No one thing makes an outstanding leader or leadership team. It is a combination of skills, knowledge, experience and tenacity that can make a leader great.
In the non-profit sector, this is even more true. A charity leader has to be all of these leadership attributes and more.
A crucial trait in any leader, charity leadership needs to be able to make tough decisions quickly and satisfactorily. Charities, by necessity, run a tight ship financially, so any decision has to be shrewd and properly thought out.
The best leadership also ensures that they take into account the opinions of others and facts and statistics that could be relevant to decision making.
Any charity needs a clear and concise structure. This allows volunteers, staff and management to do their jobs effectively and efficiently. Charities that have clear roles at all levels of management often have some of the highest success rates.
As charities are made up of people from many walks of life – experts, grassroots fundraisers, board members and trustees – each must know their role and function within the organisation.
Building a dream team
Any organisation leader knows that you are only as strong as the people working for you. Many charities thrive by growing and developing their team. Talent is crucial, but fierce determination is also an integral part of bringing together a successful team.
Many charity leaders branch out from traditional recruitment methods to hire based on personality and talent rather than qualifications. This can be an excellent way to open up a hiring process to ensure that an organisation finds the best minds, regardless of background.
Networking and collaboration
For any organisation to thrive, there needs to be collaboration across all areas of the entity. This is especially true with charitable organisations. Many top leaders ensure that there are plenty of opportunities across all sections of their charity to engage and foster innovation.
This can include hosting regular meetings across charity leadership, right down to the grassroots members of the team. Charity work thrives and innovates when all members of the team collaborate and contribute.
Technology is changing, growing and improving every day in 2021. No organisation can thrive without making the best use of the technology available to them, both in their practical operations and administratively.
Many tech leaders are focusing on technology as the way of the future. An excellent example of this is Tej Kholi, leader of the Tej Kohli Cornea Institute, who are utilising the newest technologies in their ambitious goal to eradicate preventable corneal blindness.
Social media is a powerful tool for any charity. Some of the best charities around have seen the potential and embraced many different social media platforms. For charity leadership platforms like Twitter, Instagram and Facebook can be a great way to show potential donors a human face and get the message out there.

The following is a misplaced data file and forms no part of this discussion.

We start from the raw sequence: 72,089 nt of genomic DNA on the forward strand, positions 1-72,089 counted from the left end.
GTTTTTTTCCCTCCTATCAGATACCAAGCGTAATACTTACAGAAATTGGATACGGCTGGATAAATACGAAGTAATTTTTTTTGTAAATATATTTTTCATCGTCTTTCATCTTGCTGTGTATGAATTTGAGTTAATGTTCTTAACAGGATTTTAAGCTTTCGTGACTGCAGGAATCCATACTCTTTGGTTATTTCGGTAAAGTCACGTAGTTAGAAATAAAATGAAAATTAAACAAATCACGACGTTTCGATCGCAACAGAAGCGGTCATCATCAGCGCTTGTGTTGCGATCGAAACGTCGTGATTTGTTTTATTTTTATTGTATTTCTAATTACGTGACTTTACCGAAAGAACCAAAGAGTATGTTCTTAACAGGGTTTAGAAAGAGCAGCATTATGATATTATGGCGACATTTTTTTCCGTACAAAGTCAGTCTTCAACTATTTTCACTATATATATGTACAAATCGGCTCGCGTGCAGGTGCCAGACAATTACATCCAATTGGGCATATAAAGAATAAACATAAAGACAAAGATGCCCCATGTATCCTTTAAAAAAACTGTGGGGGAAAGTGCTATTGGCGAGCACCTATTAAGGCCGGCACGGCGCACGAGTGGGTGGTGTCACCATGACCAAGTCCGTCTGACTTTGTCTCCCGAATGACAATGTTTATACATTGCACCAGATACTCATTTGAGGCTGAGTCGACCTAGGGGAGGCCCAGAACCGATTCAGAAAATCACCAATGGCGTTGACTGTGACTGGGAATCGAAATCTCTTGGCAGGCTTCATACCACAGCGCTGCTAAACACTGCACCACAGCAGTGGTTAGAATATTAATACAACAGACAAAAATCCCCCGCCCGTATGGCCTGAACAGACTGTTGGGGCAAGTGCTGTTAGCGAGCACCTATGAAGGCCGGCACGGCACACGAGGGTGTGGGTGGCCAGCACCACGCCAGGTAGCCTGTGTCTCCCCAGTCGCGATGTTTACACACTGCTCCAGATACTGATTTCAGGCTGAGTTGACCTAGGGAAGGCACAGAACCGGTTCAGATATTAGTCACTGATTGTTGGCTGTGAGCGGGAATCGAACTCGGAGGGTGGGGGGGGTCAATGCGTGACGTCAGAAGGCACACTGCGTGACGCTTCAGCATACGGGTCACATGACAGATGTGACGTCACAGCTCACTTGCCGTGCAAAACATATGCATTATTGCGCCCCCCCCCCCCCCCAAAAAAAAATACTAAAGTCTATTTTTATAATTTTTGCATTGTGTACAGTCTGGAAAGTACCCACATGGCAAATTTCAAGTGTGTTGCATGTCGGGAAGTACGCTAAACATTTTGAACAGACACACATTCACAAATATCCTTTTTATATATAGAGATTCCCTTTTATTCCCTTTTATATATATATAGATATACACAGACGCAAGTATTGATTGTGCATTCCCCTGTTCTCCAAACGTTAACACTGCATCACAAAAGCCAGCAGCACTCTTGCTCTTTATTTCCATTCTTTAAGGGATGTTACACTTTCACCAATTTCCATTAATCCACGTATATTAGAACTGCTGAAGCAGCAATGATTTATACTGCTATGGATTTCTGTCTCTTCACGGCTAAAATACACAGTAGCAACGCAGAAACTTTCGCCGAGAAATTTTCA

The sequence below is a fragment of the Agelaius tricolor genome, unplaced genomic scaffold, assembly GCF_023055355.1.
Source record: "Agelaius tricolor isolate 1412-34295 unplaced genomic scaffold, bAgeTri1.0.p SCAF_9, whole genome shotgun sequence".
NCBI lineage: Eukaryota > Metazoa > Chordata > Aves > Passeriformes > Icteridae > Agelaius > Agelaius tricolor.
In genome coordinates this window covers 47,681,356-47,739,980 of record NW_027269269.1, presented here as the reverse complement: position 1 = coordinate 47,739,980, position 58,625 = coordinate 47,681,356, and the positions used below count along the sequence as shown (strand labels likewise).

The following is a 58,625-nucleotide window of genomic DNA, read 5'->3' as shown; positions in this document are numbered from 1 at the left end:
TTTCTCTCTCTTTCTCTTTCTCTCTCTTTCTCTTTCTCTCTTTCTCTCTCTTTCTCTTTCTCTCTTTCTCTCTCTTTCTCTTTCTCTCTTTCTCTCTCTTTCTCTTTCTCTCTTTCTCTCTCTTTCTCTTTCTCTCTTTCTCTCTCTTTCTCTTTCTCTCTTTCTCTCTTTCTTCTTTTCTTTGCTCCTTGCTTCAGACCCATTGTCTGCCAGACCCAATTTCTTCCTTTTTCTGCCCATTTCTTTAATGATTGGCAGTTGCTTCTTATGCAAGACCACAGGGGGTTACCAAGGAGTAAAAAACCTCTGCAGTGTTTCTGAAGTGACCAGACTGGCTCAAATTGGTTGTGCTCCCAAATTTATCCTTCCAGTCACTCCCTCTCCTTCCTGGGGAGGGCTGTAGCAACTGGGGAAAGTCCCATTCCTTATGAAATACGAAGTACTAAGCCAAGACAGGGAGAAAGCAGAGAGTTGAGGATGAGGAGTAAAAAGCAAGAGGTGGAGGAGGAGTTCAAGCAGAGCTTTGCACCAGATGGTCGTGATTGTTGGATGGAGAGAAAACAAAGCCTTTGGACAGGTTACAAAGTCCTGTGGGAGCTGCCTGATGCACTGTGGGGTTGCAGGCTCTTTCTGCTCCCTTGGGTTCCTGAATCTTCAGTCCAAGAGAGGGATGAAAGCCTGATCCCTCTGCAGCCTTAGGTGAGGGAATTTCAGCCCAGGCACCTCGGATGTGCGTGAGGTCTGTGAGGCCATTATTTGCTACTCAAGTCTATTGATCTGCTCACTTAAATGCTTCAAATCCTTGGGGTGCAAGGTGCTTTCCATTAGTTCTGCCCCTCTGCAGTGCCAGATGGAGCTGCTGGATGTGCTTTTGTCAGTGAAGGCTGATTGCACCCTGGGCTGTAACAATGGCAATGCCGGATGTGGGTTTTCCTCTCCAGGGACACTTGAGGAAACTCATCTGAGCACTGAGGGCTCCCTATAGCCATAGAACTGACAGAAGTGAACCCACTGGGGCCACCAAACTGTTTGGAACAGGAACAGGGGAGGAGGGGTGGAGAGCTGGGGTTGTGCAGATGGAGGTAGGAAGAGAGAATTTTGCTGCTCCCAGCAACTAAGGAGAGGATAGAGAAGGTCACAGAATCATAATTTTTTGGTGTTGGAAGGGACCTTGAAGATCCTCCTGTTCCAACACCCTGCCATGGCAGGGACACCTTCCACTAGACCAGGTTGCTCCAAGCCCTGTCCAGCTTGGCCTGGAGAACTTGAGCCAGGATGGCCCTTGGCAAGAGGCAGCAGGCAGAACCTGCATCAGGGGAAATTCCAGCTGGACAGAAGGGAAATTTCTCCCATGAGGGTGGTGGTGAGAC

Social media also has an incredible reach, allowing charities to educate the public about their endeavours and encourage donations and fundraising efforts.
A focus on mental health
Leading a charity is a high-pressure job. Charity leaders such as Boris Pomroy, CEO of Mentor, put a focus on protecting and promoting mental wellbeing while working. This includes taking time for themselves throughout the day and engaging in mindfulness and self-care.
Remembering that we are only human and can make mistakes and have bad days is a universal thing. Increasingly, charity leadership is recognising the need to protect mental health at all levels of an organisation.
For a charity to be successful, it needs to inspire and motivate. From donors to staff to volunteers, a charity depends on the passion of the people who contribute to it. Good charity leadership involves setting an example to inspire others. Some charity leaders actively engage in fundraisers such as charity runs to inspire those around them and lead by example.
Having clear goals is another way that charity leadership can inspire those around them. A clear message and purpose help prospective donors see the potential for a charity, whether that is eradicating world hunger or curing cancer. Many of the most effective charities have strong goals with clear methods to achieve these goals.
Showing appreciation to donors and fundraisers is key to ensuring commitment. Any good charity leadership knows that a donor is more than the money they can bring to their charity. This is why many top charities ensure plenty of post-donation communication with donors and fundraisers to ensure that they feel appreciated.
Many donors like to see how and where their donations are being used, and this can be a great tool to inspire further donations and contributions. For instance, many wildlife conservation charities have an option to adopt a specific animal. The donor then receives updates and photos to show how their adopted animal is getting on, allowing them to feel truly a part of the process.